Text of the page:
The curators have put this in the context of a development of a little known process called photo-sculpture. This involved people sitting in the middle of a room which had a lot of cameras around the edge. The cameras are then used to create a 360 degree perspective of the subject.  The room also demonstrates how Nadar takes a different perspective.  He sat in front of a camera on a revolving stool and achieved the same thing by rotating on his stool at the same time as taking photos.

I wasn't sure though if this room established any connection between Degas's practice and developments in photography.  It seemed to me that it was at least possible that photography was beginning to emulate age old practices of artists assembling information for a sculpture via drawing from different perspectives.

I can't however leave the subject of sculpture without stating my problem with the exhibition of the little dancer bronzes.  In my view, they were created by Degas in wax as maquettes - just as artists do today when they are working on drawing figures (See James Gurney for a prime example!).  To my mind they have exactly the same status as his drawings.  They are an essential tool in the development of his finished artwork - but they are preparatory stages rather than finished artwork in their own right.

They certainly never existed in bronze in his lifetime.  With the exception of the little dancer, we don't even know if they were considered finished works.  The difference in the degrees of finish would suggest many of the smaller works were "studies".

Too often I see too little reference to their reason for existence.  If they were ever intended as sculptures, I'd love to know the reason why they were never cast in bronze during Degas's lifetime?

Edgar Degas - Little Dancer Aged Fourteen, 1880-81, cast c. 1922
Painted bronze with muslin and silk, 98.4 x 41.9 x 36.5 cm
Tate. Purchased with assistance from The Art Fund, 1952
Image © Tate, London, 2010
Even the large sculpture The Little Dancer never existed as a bronze until after Degas's death.  When we see The Little Dancer today (this one is borrowed from the Tate) we do not see it as if we were the people attending that Sixth Impressionist Exhibition.  Degas created a three-quarter life size nude sculpture in reddish-brown wax.  She was then given a real hair wig tied with a ribbon and dressed in a silk bodice and a tulle and gauze tutu and on her feet she had fabric ballet slippers.  Pigmented wax in "real" flesh colours was then rubbed into her "skin" to enhance the life-like look.  She looked very real and yet wasn't real at all.  I do hope one day somebody will make a "real" copy of what this Little Dancer would really have looked like - and then exhibits it.  (The original wax model is now located in the National Gallery in Washington - but no longer looks as it was when originally displayed)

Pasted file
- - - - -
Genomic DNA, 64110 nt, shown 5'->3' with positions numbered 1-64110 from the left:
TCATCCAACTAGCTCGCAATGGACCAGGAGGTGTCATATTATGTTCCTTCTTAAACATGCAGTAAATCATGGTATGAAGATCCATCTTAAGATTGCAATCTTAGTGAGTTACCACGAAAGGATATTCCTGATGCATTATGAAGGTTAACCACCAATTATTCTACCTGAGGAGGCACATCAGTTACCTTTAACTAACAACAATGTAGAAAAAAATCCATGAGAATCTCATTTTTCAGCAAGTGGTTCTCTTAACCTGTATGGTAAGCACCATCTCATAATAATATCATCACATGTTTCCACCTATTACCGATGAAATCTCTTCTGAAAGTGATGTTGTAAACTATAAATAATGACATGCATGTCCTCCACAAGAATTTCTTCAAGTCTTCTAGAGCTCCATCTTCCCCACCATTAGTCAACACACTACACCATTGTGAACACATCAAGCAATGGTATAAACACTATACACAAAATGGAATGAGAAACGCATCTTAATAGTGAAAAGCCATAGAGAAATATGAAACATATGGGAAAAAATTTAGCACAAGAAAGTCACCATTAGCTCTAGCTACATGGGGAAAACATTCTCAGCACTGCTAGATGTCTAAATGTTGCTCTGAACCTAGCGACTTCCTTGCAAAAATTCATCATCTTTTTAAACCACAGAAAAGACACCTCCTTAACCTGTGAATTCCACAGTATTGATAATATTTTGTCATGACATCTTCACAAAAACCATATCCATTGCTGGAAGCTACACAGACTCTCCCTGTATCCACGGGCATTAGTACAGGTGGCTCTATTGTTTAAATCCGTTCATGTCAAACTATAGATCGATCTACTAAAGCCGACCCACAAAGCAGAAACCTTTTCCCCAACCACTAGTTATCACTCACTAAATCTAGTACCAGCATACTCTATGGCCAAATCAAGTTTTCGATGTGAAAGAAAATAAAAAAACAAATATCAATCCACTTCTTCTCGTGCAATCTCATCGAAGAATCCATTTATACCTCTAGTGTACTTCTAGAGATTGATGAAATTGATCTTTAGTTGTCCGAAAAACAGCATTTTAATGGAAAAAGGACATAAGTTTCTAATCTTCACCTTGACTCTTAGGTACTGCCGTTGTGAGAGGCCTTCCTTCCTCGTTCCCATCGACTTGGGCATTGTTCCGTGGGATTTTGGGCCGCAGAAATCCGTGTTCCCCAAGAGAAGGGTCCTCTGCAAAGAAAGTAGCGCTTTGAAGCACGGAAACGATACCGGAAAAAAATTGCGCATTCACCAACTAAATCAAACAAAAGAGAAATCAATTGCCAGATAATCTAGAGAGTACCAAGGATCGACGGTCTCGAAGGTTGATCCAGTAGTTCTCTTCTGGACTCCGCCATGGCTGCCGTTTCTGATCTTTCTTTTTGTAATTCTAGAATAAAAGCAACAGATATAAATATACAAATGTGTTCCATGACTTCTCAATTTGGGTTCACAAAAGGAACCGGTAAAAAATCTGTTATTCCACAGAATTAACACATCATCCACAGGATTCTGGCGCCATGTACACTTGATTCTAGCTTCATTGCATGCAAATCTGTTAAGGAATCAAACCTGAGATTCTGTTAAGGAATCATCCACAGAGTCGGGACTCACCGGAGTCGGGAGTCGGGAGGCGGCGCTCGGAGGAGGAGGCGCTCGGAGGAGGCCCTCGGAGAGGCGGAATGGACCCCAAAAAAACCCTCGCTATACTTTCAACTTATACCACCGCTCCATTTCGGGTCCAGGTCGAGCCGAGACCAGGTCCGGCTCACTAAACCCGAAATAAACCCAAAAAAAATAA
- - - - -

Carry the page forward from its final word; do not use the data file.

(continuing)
I've always been inclined to think that Degas would be quite horrified if he saw the little maquettes displayed as bronzes and given a "finished" status they did not appear to enjoy in his lifetime.  Also that it's such a pity that the one sculpture that he did display has never been seen as it was originally exhibited.

That said, they do exist, the little dancers are an extremely important part of this process for making art, they work brilliantly as "studies" and it's fascinating to be able to see them.  Even better to see them as you can in this exhibition arranged to portray the progression of movement.

The role of photography

My own personal view is that some of the conclusions proposed by the exhibition catalogue about the influence of photography in general on Degas are somewhat over-egged.  Some of the conclusions drawn about the influence of photography lean towards fitting the theme of the exhibition rather than being presented in the context of a wider recognition of other influences on Degas's art.  There's no evidence for some of them whereas there is plenty of other evidence suggesting alternative explanations.